4 “Then he sent some more servants and said, ‘Tell those who have been invited that I have prepared my dinner: My oxen and fattened cattle have been butchered, and everything is ready. Come to the wedding banquet.’

5 “But they paid no attention and went off—one to his field, another to his business. 6 The rest seized his servants, mistreated them and killed them. 7 The king was enraged. He sent his army and destroyed those murderers and burned their city.

8 “Then he said to his servants, ‘The wedding banquet is ready, but those I invited did not deserve to come. 9 So go to the street corners and invite to the banquet anyone you find.’ 10 So the servants went out into the streets and gathered all the people they could find, the bad as well as the good, and the wedding hall was filled with guests.

11 “But when the king came in to see the guests, he noticed a man there who was not wearing wedding clothes. 12 He asked, ‘How did you get in here without wedding clothes, friend?’ The man was speechless.

13 “Then the king told the attendants, ‘Tie him hand and foot, and throw him outside, into the darkness, where there will be weeping and gnashing of teeth.’

14 “For many are invited, but few are chosen.”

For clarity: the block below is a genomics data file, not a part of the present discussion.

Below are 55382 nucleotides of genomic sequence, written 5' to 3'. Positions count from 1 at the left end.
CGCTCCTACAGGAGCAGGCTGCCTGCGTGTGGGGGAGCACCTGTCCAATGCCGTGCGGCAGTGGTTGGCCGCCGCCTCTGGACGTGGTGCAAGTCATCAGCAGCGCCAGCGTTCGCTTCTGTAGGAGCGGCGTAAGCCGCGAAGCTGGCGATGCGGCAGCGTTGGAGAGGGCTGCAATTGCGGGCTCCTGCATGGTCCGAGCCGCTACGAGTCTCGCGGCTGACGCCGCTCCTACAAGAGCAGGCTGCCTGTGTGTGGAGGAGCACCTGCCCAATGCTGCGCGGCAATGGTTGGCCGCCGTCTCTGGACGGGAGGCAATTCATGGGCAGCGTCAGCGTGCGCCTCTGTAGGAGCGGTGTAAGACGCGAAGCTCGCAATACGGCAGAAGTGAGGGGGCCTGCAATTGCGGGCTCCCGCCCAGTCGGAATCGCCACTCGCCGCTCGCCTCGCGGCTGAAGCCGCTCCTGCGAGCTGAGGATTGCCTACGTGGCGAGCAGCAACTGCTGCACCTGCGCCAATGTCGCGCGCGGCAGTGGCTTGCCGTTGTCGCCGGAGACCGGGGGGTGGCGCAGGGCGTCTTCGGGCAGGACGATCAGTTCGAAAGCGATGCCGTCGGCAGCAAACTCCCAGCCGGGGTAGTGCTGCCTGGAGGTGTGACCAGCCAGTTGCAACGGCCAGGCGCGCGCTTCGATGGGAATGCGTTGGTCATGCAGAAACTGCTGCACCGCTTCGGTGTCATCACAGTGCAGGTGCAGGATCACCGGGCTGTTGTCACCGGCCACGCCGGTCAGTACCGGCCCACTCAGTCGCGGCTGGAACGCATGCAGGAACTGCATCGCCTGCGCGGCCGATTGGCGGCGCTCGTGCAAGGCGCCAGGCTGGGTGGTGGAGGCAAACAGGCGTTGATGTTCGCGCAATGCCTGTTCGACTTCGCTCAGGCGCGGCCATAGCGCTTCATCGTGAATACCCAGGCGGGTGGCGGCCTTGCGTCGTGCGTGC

I think there are two things that are apparent here that we need to chase down. First, the chosen guests rejected the invitation and the call that everything was ready for the wedding banquet. Second, there is the man that accepted the invitation but refused to wear the wedding clothes. Jesus was indicting the religious leaders and the nation of Israel for rejecting the invitation to see Him as the Messiah and that everything was ready for them to proclaim the kingdom of God in Jesus. Jesus was also indicting them for acting as if they were God’s people but that they were too proud and arrogant to accept Jesus as the Messiah, their Savior and Lord. These are just as searing of indictments to the world at large today. There may be only a few people groups on the planet that do not have knowledge of who Jesus is. There are those that live in societies dominated by non-Christian religions but many have heard who Jesus is at the least. The more searing indictment is for those who live in cultures where Christianity is the dominant religion. We know all about Him but there are those who reject Him even though they have heard the news and have heard the invitation. The Messiah has come. He died to take the punishment for our sins so that we could be clothed in righteousness before God. He will come again one day to gather those who believe in Him as God in the flesh and to judge those who do not. Yet, there are those who reject Him. There also those who dress up as the part of a true believer but yet that are too proud to make Jesus their Lord and Savior and accept His clothing of righteousness.